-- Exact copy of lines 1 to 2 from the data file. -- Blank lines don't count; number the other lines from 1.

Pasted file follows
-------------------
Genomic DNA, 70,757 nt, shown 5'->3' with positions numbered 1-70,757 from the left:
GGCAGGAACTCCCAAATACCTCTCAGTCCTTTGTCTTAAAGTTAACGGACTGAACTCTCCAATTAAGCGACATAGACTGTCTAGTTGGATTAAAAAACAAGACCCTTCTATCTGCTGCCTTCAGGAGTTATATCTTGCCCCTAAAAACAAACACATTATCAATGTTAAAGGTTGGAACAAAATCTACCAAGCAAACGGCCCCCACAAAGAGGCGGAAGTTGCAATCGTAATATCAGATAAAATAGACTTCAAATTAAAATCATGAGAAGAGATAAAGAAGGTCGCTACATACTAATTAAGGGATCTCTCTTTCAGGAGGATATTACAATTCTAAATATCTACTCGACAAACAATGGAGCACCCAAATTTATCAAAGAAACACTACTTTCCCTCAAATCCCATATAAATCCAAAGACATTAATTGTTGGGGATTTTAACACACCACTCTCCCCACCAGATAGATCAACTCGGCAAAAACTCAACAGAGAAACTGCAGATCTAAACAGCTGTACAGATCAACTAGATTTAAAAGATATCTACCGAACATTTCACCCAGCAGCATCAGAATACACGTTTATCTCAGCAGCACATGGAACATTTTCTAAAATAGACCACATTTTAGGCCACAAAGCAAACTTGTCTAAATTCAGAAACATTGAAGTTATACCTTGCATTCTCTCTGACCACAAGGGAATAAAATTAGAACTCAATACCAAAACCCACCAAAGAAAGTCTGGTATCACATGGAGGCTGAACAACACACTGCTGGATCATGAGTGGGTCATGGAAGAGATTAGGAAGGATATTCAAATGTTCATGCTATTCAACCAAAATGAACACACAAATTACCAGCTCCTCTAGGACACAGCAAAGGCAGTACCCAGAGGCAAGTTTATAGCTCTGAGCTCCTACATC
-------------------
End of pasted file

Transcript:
Genomic DNA, 70,757 nt, shown 5'->3' with positions numbered 1-70,757 from the left:
GGCAGGAACTCCCAAATACCTCTCAGTCCTTTGTCTTAAAGTTAACGGACTGAACTCTCCAATTAAGCGACATAGACTGTCTAGTTGGATTAAAAAACAAGACCCTTCTATCTGCTGCCTTCAGGAGTTATATCTTGCCCCTAAAAACAAACACATTATCAATGTTAAAGGTTGGAACAAAATCTACCAAGCAAACGGCCCCCACAAAGAGGCGGAAGTTGCAATCGTAATATCAGATAAAATAGACTTCAAATTAAAATCATGAGAAGAGATAAAGAAGGTCGCTACATACTAATTAAGGGATCTCTCTTTCAGGAGGATATTACAATTCTAAATATCTACTCGACAAACAATGGAGCACCCAAATTTATCAAAGAAACACTACTTTCCCTCAAATCCCATATAAATCCAAAGACATTAATTGTTGGGGATTTTAACACACCACTCTCCCCACCAGATAGATCAACTCGGCAAAAACTCAACAGAGAAACTGCAGATCTAAACAGCTGTACAGATCAACTAGATTTAAAAGATATCTACCGAACATTTCACCCAGCAGCATCAGAATACACGTTTATCTCAGCAGCACATGGAACATTTTCTAAAATAGACCACATTTTAGGCCACAAAGCAAACTTGTCTAAATTCAGAAACATTGAAGTTATACCTTGCATTCTCTCTGACCACAAGGGAATAAAATTAGAACTCAATACCAAAACCCACCAAAGAAAGTCTGGTATCACATGGAGGCTGAACAACACACTGCTGGATCATGAGTGGGTCATGGAAGAGATTAGGAAGGATATTCAAATGTTCATGCTATTCAACCAAAATGAACACACAAATTACCAGCTCCTCTAGGACACAGCAAAGGCAGTACCCAGAGGCAAGTTTATAGCTCTGAGCTCCTACATC